Cradlepoint PHS300 Personal Hotspot Review
April 3, 2008
Public access to Wi-Fi is getting better. In some places. There’s always Starbucks, but it isn’t exactly free, and it still is possible (but getting rarer) to find yourself more than 300 feet from one.
Still, even when it’s nearby doesn’t mean it’s convenient. I really wanted to stream video from SXSW a few weeks ago from my Nokia N95, but even if I found a hotspot, there was no easy way to navigate the login page.
Likewise the Eye-Fi card in my camera. I can log my iPhone into a hotspot, but it’s a pain in the butt.
I’ve been using 3G (first Verizon EVDO, then Sprint EVDO) with my Macbook Pro for awhile now. It works, but it’s also a pain in the butt – the USB dongle (a Franklin CDU-680) hangs out the side, where I want to work never seems to be where the signal is best, the Mac drivers suck (hey, at least there are some for the Franklin, that’s a step up), and it still doesn’t help with the rest of my Wi-Fi-enabled gear – or anyone else I might want to share with.
Enter the Cradlepoint PHS300. I’ve used other 3G routers (an early Kyocera and a Cradlepoint CTR-350) before, but none of them were this convenient and full featured.
Attach an EVDO or HSDPA USB adapter or phone, switch it on, and you’ve got your very own personal wireless hotspot. With a full charge in its battery, the PHS300 will run for a couple of hours, or plug it in and run it for as long as you want.
In a spot with an iffy 3G signal? Stick the PHS300 on a high shelf, near a window, out the door or wherever you need to to get a decent signal, and still use your gear where you want to. Need more than one WiFi device running? No problem — use it with 20 or 30 connections.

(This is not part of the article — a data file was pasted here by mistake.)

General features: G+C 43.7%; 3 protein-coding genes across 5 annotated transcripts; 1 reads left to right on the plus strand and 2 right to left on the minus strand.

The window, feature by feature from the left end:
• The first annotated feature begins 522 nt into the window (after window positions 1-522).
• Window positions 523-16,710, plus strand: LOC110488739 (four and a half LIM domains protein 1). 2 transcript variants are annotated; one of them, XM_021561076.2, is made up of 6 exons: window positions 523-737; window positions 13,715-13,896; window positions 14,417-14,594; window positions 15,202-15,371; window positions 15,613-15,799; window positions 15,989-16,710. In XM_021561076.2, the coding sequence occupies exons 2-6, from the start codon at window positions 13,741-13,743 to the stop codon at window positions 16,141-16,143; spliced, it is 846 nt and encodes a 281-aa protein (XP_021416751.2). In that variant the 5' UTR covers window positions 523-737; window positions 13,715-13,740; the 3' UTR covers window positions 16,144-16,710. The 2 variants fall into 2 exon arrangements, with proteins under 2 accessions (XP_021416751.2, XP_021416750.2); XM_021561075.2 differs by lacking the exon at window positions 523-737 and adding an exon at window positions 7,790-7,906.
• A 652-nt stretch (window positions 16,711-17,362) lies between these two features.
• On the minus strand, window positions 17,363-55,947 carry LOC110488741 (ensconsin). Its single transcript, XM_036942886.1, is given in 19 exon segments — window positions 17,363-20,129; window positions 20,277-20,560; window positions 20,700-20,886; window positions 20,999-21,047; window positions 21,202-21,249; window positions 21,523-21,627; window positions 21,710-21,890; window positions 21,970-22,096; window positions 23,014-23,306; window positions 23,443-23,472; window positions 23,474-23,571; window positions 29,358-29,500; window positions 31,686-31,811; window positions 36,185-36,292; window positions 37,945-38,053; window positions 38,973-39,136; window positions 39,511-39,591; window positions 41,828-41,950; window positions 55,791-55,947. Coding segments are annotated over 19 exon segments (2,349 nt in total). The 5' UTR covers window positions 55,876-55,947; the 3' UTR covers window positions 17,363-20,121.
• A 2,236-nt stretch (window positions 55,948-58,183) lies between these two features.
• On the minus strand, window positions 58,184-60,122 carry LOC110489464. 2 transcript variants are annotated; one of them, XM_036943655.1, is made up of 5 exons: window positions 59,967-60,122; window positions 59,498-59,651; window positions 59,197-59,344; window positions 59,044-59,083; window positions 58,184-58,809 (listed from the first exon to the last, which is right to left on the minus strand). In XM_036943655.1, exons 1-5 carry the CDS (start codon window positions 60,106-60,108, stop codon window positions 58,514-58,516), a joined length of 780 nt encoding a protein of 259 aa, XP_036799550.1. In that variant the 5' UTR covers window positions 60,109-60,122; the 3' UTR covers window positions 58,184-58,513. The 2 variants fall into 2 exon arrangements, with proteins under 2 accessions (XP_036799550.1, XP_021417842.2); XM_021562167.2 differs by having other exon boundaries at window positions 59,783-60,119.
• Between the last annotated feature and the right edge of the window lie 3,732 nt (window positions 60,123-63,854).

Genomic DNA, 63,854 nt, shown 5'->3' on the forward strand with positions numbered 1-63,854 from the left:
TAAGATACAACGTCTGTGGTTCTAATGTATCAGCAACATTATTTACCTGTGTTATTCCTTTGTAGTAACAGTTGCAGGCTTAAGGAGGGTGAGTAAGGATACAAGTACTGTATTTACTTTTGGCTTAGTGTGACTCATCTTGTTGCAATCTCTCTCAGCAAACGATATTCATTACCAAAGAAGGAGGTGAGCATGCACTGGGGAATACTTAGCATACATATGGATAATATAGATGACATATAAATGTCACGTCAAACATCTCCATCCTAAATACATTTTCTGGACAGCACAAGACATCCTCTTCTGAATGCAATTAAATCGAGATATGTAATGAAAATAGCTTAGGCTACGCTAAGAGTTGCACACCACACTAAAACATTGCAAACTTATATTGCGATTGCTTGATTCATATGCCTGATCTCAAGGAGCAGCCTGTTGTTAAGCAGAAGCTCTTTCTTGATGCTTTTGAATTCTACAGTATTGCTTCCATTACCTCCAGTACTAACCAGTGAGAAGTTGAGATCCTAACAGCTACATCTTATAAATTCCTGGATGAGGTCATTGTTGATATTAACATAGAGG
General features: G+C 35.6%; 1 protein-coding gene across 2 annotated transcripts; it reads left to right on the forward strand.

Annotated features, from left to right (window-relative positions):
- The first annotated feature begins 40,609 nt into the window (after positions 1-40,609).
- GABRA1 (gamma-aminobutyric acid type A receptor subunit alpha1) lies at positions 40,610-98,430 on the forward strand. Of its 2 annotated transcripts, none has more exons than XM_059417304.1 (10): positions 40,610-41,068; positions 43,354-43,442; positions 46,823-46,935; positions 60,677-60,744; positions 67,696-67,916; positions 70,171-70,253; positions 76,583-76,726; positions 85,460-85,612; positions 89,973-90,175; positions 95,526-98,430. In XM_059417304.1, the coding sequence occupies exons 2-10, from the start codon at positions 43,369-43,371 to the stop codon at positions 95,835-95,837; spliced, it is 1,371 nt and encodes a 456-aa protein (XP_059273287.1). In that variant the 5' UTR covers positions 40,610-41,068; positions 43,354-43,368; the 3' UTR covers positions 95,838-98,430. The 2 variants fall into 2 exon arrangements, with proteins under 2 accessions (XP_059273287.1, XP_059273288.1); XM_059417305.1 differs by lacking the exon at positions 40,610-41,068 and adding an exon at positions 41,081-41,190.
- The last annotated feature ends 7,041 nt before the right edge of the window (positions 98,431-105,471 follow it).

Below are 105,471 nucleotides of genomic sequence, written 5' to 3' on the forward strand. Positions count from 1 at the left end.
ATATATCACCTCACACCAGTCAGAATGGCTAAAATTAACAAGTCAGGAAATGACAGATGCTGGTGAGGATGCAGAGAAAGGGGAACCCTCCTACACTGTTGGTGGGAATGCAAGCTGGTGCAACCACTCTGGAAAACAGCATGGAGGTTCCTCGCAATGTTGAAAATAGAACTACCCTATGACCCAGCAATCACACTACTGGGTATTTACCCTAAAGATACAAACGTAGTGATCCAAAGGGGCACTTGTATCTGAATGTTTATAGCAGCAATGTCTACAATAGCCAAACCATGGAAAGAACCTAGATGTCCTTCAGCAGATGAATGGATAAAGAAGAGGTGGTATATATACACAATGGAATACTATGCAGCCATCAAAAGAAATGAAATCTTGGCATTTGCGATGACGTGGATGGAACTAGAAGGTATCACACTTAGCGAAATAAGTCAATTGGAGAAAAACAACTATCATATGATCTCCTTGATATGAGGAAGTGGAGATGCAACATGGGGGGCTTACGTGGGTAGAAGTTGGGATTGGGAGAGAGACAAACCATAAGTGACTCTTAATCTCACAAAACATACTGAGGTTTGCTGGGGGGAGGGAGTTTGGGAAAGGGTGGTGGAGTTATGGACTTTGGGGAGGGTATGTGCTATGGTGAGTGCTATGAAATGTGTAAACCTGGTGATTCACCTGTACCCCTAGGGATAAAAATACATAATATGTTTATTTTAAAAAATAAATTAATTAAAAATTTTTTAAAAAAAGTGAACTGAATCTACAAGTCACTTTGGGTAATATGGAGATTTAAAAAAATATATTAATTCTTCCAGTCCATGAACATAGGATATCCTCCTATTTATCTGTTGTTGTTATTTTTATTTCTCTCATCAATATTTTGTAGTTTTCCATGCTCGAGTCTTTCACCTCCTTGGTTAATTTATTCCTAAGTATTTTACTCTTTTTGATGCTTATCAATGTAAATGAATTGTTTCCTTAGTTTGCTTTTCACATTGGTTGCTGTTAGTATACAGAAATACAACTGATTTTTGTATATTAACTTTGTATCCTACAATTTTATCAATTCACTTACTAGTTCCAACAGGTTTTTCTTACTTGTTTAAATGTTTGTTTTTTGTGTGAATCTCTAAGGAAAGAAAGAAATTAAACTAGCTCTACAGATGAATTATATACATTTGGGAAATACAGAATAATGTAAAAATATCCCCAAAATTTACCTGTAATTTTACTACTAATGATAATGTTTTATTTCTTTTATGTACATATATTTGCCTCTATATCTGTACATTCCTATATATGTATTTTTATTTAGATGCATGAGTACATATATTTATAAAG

It actually is a genuine hotspot. If you’re wanting to provide access for a group in a public place, you can set a password, and new users will be forced to go to a login page and enter their password. There’s also an embedded chat room on the page where people can request access and you can grant it, etc.
Alternatively, run it without a password, and your choice of encryption (64/128 bit WEP, WPA/WPA2, and WPA-PSK/WPA2-PSK), and run your other Wi-Fi gear through it (all of this can be configured on the fly through the device’s web interface). I haven’t tried it yet, but the device also supports “wireless distribution system”, meaning theoretically you could set up an Airport Express or Airport Extreme to extend the Wi-Fi signal (there is no Ethernet adapter on the PHS300).
Want to shoot Qik video from your N95 in your car? Or the supermarket? Throw the PHS300 and your 3G adapter in your pocket, and go for it.
The size of the unit is 4.7″ x 2.8″ x 0.8″ — just a little bigger in each dimension than an iPhone. Here’s a shot of the PHS300, my iPhone and the Franklin CDU680 for comparison (click for larger):
Performance is excellent as well. I didn’t try to do anything exhaustive to separate how much of the performance improvement is due to better placement of the EVDO adapter and how much is due to better driver support on the PHS300 than on the Mac, but using the PHS300 is consistently faster for me than using the CDU-680 plugged directly into the Mac. Cradlepoint claims that their WiPipe technology is heavily optimized for 3G performance, and perhaps it is.
They also support a rather lengthy list (over 50) of EVDO and HSDPA phones, expresscards and USB modems – you can find the whole list on the PHS300 support page.
At a street price of $160, the PHS300 offers a whole lot of bang for the buck for the mobile nerd.